LAY OF THE LAND: A SERIES OF ESSAYS ON THE SPIRIT OF MONTANA
I pulled over along with the four or five cars in front of our van. We were outside of Billings and it was clear something was very wrong up ahead. There were newspaper pages blowing all over the westbound lanes of the highway. There was part of a horse trailer askew in the highway median. There was a pickup truck against a fence 50 feet off to the right of the roadway, smoke or steam billowing out of the front end.
From the back seat, Isabel said, “Why are we stopping, Daddy?” I told her there was an accident up ahead and I was going to see if I could help. I put the van in “park” and got out, nervous about what I might find when I got to the pickup. Three people were already there, but they were strangely inactive. They were standing by different parts of the truck, but the first thing I noticed was they were all turned away from the vehicle.
I asked a middle-aged man with a large silver belt buckle if there was anyone hurt in the truck. He said, “Yep—there’s a guy in there, but I don’t think we can help him.” I asked if there were any passengers, but he didn’t know. Their passivity was maddening, so I walked to the driver’s door and saw that the entire front of the truck on the driver’s side was collapsed into the front seat. It looked like a large part of the horse trailer, which had been carrying sales circulars for the Sunday newspaper, had come off and slammed into the pickup and its driver.
Through the driver’s side window I saw no evidence that there even was a driver in the truck. I walked around to the passenger side and looked in and saw that the driver was indeed still in the truck, but he had not survived the impact. It was hard to tell, since much of the engine block was now in the cab, but it didn’t look like anyone else was in the truck with the poor man. I walked back to our van and before too long traffic started to make its way around the accident scene.
Isabel asked if there was an ambulance coming and I told her there was, leaving out the fact that it didn’t need to hurry.
I was badly shaken by what I saw in that truck, but something that had happened a week earlier helped take some of the horror out of the sight. We had been enjoying a few days up in the foothills of the Beartooth Mountains, at Erica’s grandfather’s cabin on the Stillwater River. We found some deflated inner tubes in the shed and took them to the gas station in Nye (Population: 9) to inflate.
On our way back we saw a young deer caught up in a barbed wire fence. It front legs were on the ground, but it had gotten one of its rear legs hung up on the fence.
I pulled over, got out and walked back to see what I could do for the fawn. It was extremely agitated as I got closer and tried to run away, but it couldn’t. Its front hooves were galloping at full speed, but its left rear leg was stuck in a metal loop at the top of the fence. I spoke quietly and (I hoped) soothingly as I looked closely to see how the leg was caught. The fawn eventually held still as I tried to pull open the tight loop of fence wire that had closed around the leg.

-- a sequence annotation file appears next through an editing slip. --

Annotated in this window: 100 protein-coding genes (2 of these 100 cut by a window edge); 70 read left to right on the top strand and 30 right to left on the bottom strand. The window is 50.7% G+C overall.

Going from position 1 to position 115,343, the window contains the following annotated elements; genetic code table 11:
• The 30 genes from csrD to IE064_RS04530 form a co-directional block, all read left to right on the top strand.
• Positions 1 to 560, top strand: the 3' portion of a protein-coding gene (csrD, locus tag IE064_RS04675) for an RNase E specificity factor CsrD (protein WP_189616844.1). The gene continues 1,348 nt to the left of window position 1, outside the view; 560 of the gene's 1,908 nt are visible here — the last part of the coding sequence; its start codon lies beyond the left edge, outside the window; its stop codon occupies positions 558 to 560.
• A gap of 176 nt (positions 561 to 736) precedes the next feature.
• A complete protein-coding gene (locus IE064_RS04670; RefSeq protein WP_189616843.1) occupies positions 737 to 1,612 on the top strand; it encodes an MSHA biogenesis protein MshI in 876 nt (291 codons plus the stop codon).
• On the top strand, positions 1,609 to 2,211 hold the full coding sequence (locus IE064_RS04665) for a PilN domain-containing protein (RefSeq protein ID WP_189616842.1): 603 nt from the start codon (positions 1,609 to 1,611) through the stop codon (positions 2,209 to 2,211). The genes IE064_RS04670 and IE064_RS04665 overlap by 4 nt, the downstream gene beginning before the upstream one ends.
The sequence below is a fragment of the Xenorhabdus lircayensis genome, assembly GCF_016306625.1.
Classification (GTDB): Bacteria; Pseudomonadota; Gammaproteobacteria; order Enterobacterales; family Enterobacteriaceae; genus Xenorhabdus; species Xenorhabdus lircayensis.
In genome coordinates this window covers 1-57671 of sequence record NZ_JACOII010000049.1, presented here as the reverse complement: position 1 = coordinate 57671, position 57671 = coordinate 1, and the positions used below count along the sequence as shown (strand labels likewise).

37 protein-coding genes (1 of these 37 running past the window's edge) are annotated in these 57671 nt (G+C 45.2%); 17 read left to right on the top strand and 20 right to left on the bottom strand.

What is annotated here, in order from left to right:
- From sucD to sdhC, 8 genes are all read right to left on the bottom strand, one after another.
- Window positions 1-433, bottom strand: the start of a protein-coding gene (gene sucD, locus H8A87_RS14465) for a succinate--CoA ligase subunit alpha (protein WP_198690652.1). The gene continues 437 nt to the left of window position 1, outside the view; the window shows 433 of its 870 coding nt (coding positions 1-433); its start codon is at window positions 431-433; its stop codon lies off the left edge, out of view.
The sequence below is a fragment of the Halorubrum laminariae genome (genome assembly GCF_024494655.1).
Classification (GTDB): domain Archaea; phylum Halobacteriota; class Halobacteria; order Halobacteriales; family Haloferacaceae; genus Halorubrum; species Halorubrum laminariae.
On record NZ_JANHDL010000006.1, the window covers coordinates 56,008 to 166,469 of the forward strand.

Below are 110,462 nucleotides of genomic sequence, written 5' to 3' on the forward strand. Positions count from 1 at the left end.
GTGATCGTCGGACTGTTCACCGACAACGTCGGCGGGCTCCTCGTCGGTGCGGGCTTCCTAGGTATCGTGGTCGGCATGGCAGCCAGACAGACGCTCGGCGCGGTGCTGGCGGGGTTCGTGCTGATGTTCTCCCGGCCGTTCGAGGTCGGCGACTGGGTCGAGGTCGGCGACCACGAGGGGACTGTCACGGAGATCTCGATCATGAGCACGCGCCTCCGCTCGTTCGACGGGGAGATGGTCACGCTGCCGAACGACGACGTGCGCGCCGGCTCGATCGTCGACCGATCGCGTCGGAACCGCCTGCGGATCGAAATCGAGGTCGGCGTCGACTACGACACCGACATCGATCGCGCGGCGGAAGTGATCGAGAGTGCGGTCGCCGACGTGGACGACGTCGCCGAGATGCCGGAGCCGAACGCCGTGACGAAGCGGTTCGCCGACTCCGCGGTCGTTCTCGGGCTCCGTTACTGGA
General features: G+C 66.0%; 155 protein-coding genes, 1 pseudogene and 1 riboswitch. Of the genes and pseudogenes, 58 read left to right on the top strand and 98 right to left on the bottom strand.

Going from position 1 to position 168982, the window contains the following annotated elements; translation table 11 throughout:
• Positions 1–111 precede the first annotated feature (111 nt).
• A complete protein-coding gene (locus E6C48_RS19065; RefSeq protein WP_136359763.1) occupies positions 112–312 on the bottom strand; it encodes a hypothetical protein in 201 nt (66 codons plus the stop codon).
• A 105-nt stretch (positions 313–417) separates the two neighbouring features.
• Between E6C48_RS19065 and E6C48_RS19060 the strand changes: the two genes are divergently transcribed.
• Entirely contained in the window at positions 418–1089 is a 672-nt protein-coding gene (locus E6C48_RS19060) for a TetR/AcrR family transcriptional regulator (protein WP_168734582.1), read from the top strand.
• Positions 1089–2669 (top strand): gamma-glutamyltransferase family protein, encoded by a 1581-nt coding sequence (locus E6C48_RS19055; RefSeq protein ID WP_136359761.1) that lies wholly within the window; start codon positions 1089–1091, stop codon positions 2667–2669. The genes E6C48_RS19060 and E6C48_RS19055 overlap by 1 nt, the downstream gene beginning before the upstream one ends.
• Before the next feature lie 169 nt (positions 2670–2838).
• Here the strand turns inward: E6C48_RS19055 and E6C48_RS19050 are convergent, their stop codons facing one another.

The chances of a fawn’s hoof getting stuck in the one open loop of fence wire along the entire 50 yards of fence visible to me must have been immensely small. Yet, it had happened. The deer had been in its painful predicament for no more than half an hour, since it hadn’t been there as we passed by on our way to the gas station, yet it had broken the bone clear through and its hoof and the final two inches of leg bone were connected only by a tough strand of sinew.
I did what I had to do to free the deer and it hobbled off into the high grass. Each time we passed that spot over the next few days I scanned the field, looking for evidence that coyotes or wolves had found the fawn before it could get to a safe place. Since I never saw signs of a struggle, I am free to imagine the best. I know that the odds of survival are small for that baby deer, but so were the odds of lassoing its own foot on the top of a fence to begin with.
It wasn’t freeing the deer or imagining its survival that helped me deal with the horrific images of the man in his pickup truck. Rather, it was something Isabel did after I released the deer.
On one of our hikes earlier in the week we had come across a prayer flag on top of a mountain. Isabel was curious, so I told her about the function of prayer flags in the wind in the Tibetan Buddhist tradition.
The idea must have struck her, because in the evening I went outside after dinner and saw a scrap of red cloth tied onto a bush next to the cabin. I didn’t connect the flag, the deer and the scrap right away. But then I looked more closely and saw that Isabel had written some words on the red cloth.
It said, “We saw a baby deer that had its leg cot in a fens. Help it.” The words grew blurry as tears welled up into my eyes. Isabel’s trust in the universe was so simple and so profound.
So, when I saw what I saw on the highway outside of Billings, the solace I was able to take was an odd kind of secondhand solace. My faith dried up years ago, but Isabel’s hope and faith were enough to make me think that maybe, just maybe, that three-legged fawn was back with its maternal herd and getting used to life minus one hoof.
And maybe the man who died in such a freak accident hadn’t suffered at all. And maybe, even more improbably still, he was in a better place.
Chris Dawson was born in Delaware and did not see Montana until he was 25. He moved to Billings in 1992 at the age of 27 and found work as a preschool teacher. He earned a master’s in education from MSU Billings and taught for 25 years in Billings, Upstate New York and New Haven, Conn. He married a Montana girl and spends as much time in south-central Montana as he can. He now works as a writer for the Cornell University College of Engineering. He lives with his wife and daughter in Ithaca, N.Y.